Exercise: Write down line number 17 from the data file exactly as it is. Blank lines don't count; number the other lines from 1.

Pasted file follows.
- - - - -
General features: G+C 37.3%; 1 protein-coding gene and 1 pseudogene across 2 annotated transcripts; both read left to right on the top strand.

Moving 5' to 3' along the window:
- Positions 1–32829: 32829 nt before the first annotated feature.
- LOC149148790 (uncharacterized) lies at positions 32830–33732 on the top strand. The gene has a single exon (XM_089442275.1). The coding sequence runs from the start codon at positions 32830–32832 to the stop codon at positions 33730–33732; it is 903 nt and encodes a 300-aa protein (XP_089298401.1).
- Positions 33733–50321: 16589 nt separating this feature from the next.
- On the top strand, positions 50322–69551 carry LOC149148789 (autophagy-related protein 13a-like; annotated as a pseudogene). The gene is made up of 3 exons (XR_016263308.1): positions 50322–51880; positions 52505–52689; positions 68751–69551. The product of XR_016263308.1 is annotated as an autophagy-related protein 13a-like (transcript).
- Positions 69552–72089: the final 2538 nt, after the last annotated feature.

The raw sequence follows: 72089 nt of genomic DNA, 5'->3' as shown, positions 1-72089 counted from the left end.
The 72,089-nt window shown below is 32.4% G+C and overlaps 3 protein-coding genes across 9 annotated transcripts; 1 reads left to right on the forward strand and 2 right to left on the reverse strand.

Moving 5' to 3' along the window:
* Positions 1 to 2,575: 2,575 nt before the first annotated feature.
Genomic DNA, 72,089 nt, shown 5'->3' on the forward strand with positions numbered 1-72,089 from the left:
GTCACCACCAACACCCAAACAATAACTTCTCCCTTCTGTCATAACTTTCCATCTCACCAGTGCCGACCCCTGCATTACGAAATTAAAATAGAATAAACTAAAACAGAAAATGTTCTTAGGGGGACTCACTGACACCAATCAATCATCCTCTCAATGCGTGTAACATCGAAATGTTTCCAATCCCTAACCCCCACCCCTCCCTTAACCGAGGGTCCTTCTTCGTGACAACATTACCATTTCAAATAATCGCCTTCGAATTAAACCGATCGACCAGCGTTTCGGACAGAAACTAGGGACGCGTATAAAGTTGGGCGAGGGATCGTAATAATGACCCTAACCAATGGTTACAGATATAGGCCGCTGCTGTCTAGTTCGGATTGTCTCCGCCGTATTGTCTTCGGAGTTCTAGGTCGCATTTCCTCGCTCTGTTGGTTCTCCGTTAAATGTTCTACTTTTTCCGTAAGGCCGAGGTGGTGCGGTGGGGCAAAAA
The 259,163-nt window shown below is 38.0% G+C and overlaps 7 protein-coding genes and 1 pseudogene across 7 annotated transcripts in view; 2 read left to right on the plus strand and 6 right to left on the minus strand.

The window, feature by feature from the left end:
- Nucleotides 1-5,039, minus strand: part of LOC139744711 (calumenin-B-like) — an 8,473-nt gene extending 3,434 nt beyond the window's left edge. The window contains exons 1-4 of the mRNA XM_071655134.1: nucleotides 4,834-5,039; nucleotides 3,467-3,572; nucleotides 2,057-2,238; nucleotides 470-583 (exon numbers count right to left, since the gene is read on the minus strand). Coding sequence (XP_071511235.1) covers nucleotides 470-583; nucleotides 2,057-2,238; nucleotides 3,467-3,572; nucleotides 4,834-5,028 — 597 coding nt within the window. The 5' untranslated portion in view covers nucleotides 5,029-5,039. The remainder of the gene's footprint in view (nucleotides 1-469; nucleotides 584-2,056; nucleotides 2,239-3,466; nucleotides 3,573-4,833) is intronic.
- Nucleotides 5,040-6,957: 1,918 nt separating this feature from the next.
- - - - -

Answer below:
- Nucleotides 5,040-6,957: 1,918 nt separating this feature from the next.